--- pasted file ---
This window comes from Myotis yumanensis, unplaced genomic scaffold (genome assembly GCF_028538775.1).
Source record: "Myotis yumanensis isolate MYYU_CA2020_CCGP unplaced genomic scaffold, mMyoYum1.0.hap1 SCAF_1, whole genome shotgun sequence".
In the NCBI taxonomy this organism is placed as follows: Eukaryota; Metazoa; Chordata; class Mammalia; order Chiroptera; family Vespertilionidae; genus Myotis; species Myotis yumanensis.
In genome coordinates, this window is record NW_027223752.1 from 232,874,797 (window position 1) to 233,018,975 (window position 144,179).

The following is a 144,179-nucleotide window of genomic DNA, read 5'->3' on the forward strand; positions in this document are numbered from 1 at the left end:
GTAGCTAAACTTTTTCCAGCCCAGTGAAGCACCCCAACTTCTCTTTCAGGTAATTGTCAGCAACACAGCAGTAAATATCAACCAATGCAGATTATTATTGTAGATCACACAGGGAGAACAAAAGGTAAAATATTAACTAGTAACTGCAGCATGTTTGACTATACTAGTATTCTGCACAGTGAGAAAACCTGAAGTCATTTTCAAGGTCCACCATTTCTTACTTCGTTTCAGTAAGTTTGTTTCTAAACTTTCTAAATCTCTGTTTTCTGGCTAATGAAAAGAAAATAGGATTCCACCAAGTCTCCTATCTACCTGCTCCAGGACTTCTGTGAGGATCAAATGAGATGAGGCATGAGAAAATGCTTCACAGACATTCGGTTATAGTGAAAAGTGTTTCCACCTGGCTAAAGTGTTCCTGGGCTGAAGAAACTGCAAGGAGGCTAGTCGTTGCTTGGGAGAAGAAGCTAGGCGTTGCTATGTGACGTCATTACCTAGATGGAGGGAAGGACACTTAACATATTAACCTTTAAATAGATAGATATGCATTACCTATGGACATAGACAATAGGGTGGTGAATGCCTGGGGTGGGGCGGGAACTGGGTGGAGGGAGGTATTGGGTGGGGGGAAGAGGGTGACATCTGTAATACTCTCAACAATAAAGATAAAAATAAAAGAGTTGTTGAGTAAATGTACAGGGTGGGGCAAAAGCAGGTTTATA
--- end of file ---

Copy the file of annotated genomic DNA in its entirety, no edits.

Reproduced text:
This window comes from Myotis yumanensis, unplaced genomic scaffold (genome assembly GCF_028538775.1).
Source record: "Myotis yumanensis isolate MYYU_CA2020_CCGP unplaced genomic scaffold, mMyoYum1.0.hap1 SCAF_1, whole genome shotgun sequence".
In the NCBI taxonomy this organism is placed as follows: Eukaryota; Metazoa; Chordata; class Mammalia; order Chiroptera; family Vespertilionidae; genus Myotis; species Myotis yumanensis.
In genome coordinates, this window is record NW_027223752.1 from 232,874,797 (window position 1) to 233,018,975 (window position 144,179).

The following is a 144,179-nucleotide window of genomic DNA, read 5'->3' on the forward strand; positions in this document are numbered from 1 at the left end:
GTAGCTAAACTTTTTCCAGCCCAGTGAAGCACCCCAACTTCTCTTTCAGGTAATTGTCAGCAACACAGCAGTAAATATCAACCAATGCAGATTATTATTGTAGATCACACAGGGAGAACAAAAGGTAAAATATTAACTAGTAACTGCAGCATGTTTGACTATACTAGTATTCTGCACAGTGAGAAAACCTGAAGTCATTTTCAAGGTCCACCATTTCTTACTTCGTTTCAGTAAGTTTGTTTCTAAACTTTCTAAATCTCTGTTTTCTGGCTAATGAAAAGAAAATAGGATTCCACCAAGTCTCCTATCTACCTGCTCCAGGACTTCTGTGAGGATCAAATGAGATGAGGCATGAGAAAATGCTTCACAGACATTCGGTTATAGTGAAAAGTGTTTCCACCTGGCTAAAGTGTTCCTGGGCTGAAGAAACTGCAAGGAGGCTAGTCGTTGCTTGGGAGAAGAAGCTAGGCGTTGCTATGTGACGTCATTACCTAGATGGAGGGAAGGACACTTAACATATTAACCTTTAAATAGATAGATATGCATTACCTATGGACATAGACAATAGGGTGGTGAATGCCTGGGGTGGGGCGGGAACTGGGTGGAGGGAGGTATTGGGTGGGGGGAAGAGGGTGACATCTGTAATACTCTCAACAATAAAGATAAAAATAAAAGAGTTGTTGAGTAAATGTACAGGGTGGGGCAAAAGCAGGTTTATA